Click here to listen to the podcast.
On Thursday, July 29, the Senate Banking Committee held a hearing entitled, “Protecting Americans from Debt Traps by Extending the Military’s 36% Interest Rate Cap to Everyone.”
The scheduled witnesses for the first panel were Republican Congressman Glenn Grothman and Democratic Congressman Jesús G. “Chuy” García. The scheduled witness for the second panel were:
- Holly Petraeus, Former Assistant Director for Servicemember Affairs, CFPB
- Ashley Harrington, Federal Advocacy Director and Senior Counsel, Center for Responsible Lending
- Richard Williams, President/CEO, Essential Federal Credit Union
- Bill Himpler, President & CEO, American Financial Services Association
- Professor Thomas W. Miller, Jr., Jack Lee Chair in Financial Institutions and Consumer Finance, Mississippi State University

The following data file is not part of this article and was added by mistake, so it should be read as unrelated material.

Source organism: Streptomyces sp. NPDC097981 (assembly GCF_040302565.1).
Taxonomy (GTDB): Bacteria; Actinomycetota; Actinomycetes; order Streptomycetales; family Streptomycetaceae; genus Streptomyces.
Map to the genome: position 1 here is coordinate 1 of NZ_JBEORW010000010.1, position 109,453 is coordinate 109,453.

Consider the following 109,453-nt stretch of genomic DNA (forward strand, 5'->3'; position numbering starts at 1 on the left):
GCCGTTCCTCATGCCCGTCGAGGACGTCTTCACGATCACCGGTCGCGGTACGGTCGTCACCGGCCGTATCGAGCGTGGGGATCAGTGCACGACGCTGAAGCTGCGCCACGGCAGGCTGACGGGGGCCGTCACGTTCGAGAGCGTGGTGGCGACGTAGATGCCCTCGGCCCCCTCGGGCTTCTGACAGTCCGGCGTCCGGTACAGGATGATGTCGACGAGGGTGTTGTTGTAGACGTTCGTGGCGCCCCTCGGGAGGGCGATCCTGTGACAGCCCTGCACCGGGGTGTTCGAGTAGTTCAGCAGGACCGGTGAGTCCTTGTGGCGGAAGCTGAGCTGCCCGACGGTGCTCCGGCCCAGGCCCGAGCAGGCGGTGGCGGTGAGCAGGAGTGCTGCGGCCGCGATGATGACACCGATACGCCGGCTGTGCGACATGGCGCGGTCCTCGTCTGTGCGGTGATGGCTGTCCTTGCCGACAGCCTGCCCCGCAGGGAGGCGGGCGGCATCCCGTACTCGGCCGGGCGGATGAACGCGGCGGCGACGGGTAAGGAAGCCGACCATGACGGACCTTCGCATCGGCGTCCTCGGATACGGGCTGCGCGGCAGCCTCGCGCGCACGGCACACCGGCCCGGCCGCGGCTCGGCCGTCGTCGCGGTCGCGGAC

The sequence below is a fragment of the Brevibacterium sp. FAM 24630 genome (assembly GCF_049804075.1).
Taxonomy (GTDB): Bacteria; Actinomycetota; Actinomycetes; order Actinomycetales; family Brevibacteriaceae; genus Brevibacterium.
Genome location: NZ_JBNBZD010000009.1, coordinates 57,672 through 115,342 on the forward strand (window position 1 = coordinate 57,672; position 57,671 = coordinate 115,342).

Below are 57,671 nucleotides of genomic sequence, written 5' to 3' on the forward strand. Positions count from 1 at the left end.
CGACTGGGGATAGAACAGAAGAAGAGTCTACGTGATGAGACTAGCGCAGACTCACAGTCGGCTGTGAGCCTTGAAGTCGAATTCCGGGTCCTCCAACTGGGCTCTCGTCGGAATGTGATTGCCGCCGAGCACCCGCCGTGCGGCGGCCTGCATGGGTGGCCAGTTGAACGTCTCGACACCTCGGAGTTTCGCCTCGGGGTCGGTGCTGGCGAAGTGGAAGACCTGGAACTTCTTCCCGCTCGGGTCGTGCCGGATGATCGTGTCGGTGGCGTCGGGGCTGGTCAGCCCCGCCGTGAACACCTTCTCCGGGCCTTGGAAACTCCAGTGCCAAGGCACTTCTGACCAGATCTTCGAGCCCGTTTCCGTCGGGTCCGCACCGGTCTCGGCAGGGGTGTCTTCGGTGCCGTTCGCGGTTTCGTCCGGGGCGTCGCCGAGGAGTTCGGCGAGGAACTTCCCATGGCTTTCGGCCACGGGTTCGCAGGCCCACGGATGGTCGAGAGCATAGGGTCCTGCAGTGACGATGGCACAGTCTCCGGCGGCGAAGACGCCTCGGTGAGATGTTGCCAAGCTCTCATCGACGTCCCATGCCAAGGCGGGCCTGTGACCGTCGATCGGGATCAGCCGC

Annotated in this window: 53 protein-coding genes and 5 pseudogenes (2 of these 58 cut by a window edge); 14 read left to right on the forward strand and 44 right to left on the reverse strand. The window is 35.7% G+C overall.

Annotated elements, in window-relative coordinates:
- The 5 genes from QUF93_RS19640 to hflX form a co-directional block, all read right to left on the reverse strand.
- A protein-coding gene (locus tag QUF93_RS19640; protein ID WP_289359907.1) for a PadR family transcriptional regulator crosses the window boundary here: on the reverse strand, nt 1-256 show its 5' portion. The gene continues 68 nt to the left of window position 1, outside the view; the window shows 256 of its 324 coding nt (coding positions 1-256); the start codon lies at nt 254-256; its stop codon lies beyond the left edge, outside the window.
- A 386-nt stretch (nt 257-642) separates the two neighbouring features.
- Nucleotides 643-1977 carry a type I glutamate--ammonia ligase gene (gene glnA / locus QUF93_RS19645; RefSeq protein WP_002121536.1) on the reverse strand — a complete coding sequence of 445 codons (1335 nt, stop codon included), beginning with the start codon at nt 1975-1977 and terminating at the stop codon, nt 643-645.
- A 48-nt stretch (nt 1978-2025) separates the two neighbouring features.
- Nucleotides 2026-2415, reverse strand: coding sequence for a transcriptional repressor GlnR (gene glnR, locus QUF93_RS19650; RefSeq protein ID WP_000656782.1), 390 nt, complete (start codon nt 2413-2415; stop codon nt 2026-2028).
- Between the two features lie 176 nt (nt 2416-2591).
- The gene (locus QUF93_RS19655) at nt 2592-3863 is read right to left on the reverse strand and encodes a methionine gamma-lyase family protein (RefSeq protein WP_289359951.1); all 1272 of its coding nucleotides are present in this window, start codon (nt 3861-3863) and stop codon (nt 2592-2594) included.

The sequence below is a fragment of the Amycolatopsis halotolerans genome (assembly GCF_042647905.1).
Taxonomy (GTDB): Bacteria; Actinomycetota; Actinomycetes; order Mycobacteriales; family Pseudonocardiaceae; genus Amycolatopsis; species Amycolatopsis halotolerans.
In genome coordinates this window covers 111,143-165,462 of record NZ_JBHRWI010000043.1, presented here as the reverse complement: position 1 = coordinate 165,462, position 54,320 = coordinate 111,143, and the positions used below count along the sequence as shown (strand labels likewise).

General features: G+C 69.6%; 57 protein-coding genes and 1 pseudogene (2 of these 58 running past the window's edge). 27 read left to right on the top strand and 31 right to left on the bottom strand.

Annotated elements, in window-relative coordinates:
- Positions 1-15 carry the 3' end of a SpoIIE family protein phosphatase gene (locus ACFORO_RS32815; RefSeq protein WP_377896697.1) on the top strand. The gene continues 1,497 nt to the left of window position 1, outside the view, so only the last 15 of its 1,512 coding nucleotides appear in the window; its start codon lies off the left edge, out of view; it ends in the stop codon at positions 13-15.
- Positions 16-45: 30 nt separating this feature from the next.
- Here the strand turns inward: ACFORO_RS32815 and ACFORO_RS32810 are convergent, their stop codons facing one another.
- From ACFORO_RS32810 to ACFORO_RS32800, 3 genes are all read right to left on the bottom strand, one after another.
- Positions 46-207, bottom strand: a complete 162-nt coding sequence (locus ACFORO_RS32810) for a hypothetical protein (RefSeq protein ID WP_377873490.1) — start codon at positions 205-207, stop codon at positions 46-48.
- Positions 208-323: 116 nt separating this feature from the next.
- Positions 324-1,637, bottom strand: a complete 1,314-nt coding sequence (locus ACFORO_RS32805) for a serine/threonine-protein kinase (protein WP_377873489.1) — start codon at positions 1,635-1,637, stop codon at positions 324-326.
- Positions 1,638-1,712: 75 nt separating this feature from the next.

- David Pommerehn, General Counsel and Senior Vice President, Consumer Bankers Association.
In 2019, Congressmen García Grothman introduced the Veterans and Consumers Fair Credit Act, which would extended the Military Lending Act’s all-in 36% rate cap to most consumer credit transactions. Earlier in July, Democratic Senators Dick Durbin, Jeff Merkley, Richard Blumenthal, and Sheldon Whitehouse introduced the “Protecting Consumers from Unreasonable Credit Rates Act,” which would establish a 36% all-in rate cap for all open-end and closed-end consumer credit transactions, including payday loans, car title loans, overdraft loans, credit cards, car loans, mortgages, and refund anticipation loans.